Citypak Provides Cover, Storage for Those With No Place to Call Home

When temperatures drop, as they have this week, most of us take for granted that we’ll have not only a warm place to sleep, but a place to keep our belongings safe—and out of the elements.

But for people living on the streets or in shelters, that place is tenuous.

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A simple backpack, however, can make a difference.

On a cold, December night, 130 men and women file into Catholic Charities in River North for a hot meal.

With them, they bring their appetites, but also shopping bags, backpacks and even suitcases filled with clothes and important papers.

William Robinson, 64, once had his bag stolen at another local shelter.

“Sometimes thieves come in, they take what’s not nailed down,” he said.

That bag was a Citypak, made of durable nylon. It was developed by Chicago businessman and music agent, Ron Kaplan, and designed to fit the specific needs of the homeless.

“All the Velcro straps on the bag are very heavy-duty, so if you have it on your back, and you hear somebody opening it up, you’ll know someone’s trying to get into your stuff,” Kaplan told the crowd at Catholic Charities. “There’s a zippered compartment (where) you can put all your paperwork, so it doesn’t get wet and destroyed.”

Kaplan got the idea through his foundation’s work, which occasionally took him to shelters.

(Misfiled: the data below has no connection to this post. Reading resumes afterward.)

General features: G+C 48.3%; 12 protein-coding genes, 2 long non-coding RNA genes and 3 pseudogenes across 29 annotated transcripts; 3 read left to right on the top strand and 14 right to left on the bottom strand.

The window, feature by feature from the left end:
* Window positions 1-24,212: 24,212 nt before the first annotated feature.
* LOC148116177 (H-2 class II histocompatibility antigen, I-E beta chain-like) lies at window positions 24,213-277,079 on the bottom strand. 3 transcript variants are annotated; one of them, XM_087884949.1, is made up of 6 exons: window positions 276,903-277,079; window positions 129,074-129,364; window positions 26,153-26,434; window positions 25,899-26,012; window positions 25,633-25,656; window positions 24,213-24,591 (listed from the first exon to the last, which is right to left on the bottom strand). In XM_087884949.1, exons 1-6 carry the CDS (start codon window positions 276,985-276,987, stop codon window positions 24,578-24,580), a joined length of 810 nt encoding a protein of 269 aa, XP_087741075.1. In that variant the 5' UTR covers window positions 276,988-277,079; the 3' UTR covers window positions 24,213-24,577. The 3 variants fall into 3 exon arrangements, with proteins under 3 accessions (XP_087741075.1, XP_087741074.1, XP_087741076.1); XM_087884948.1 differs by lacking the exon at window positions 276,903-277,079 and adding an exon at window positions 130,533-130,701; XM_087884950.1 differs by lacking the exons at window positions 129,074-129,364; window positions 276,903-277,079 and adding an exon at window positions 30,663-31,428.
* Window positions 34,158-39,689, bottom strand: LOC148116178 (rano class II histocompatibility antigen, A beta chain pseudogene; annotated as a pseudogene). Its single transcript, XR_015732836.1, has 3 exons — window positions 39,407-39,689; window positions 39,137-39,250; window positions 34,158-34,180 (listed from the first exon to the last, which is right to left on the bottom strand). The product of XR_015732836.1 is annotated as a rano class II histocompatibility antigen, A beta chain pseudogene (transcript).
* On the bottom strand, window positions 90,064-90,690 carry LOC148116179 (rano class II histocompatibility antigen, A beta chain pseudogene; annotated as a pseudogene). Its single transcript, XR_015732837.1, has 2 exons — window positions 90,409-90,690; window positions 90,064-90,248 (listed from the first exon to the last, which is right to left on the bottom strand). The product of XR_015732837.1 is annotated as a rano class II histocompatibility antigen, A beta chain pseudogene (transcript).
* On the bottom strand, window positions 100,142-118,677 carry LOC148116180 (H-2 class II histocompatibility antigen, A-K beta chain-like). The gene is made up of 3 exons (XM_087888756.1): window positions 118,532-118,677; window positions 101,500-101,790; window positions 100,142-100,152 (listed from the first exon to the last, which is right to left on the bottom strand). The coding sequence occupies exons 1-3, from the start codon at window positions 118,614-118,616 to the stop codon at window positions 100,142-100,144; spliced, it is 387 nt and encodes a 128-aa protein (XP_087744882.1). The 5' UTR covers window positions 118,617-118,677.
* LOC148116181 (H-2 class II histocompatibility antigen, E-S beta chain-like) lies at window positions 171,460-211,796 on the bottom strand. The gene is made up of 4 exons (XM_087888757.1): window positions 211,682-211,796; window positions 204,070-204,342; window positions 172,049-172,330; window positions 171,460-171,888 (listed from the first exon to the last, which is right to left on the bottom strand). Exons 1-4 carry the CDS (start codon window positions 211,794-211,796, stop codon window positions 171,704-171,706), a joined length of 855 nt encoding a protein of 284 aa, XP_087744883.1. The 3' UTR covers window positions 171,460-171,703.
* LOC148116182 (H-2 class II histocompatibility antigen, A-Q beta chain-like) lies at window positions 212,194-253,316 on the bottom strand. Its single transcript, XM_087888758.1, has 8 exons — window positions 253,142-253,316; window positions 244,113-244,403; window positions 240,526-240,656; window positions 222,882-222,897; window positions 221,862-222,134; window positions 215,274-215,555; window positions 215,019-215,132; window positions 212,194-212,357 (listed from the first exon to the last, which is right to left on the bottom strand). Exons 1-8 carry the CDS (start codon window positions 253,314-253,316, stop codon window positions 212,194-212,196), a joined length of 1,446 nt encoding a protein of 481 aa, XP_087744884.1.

“All the shelters had food, clothing, toiletries but nothing to put it in,” he said.

He leveraged an existing relationship with outdoor brand High Sierra to develop the Citypak, and corresponding nonprofit the Citypak Project, five years ago. Since then, he’s taken feedback from the homeless community on ways to improve the bag, and has distributed them to 42,000 homeless or low-income people across the country and in Canada.

“We’ve never priced these out; we’ve never sold them,” he said. “I would figure it’d be $100 to $125, something like that.”

The organizations partnering to distribute the backpacks pay a fraction of the bag’s cost: $15 per bag, plus shipping. In the case of Catholic Charities, that’s a total of just under $2,000 for tonight’s distribution, paid for by an anonymous donor.

“It’s a dignity issue,” said Monsignor Mike Boland. “I just know all of us, if you say, ‘You can’t take a shower for a week,’ we’d all lose our minds. And yet, for them, it’s just a part of the problems that they suffer with.”

After dinner, Robinson and the others line up to collect a new bag, before filling it, and heading back out into the cold.

More on this story

Citypak’s next Chicago distribution is planned for January, with Cubs manager Joe Maddon’s Respect 90 Foundation.

Follow Brandis Friedman on Twitter @BrandisFriedman

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